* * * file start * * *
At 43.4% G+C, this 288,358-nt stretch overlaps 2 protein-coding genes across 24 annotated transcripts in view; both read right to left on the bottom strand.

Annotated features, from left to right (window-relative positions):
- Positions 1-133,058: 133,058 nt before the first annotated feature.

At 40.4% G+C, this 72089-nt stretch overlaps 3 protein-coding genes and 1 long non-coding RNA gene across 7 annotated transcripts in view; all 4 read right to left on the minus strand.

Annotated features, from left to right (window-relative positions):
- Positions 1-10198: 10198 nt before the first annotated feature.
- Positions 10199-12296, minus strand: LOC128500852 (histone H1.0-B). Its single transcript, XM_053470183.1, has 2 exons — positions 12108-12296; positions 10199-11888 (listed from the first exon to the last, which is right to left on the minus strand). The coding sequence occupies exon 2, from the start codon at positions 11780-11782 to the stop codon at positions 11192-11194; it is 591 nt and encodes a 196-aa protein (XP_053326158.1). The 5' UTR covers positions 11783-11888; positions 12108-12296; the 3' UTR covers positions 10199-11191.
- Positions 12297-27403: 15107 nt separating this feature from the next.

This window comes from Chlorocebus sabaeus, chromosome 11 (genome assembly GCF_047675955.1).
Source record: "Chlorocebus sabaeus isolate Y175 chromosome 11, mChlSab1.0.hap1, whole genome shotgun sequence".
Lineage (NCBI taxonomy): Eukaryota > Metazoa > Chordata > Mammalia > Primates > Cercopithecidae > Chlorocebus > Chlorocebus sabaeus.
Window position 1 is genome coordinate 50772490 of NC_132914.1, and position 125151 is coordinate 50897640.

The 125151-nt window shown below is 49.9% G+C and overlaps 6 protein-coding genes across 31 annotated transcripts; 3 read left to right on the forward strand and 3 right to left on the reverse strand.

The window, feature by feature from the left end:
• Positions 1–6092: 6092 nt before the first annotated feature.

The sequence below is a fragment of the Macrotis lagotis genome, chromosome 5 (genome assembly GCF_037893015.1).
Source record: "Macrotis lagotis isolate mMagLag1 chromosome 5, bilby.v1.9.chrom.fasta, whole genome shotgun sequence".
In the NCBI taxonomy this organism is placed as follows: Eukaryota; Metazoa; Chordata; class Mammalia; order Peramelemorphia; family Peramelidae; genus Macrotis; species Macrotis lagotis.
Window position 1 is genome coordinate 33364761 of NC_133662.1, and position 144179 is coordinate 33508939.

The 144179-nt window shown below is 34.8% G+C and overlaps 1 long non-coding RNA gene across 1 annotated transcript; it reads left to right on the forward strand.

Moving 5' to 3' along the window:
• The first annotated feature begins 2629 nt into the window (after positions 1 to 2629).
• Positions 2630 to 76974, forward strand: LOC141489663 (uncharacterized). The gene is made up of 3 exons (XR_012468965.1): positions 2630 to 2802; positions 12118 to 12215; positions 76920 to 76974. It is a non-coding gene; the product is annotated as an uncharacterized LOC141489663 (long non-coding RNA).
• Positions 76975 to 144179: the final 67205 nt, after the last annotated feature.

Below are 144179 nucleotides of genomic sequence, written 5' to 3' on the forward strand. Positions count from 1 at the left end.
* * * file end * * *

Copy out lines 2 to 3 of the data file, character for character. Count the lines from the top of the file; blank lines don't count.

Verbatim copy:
Annotated features, from left to right (window-relative positions):
- Positions 1-133,058: 133,058 nt before the first annotated feature.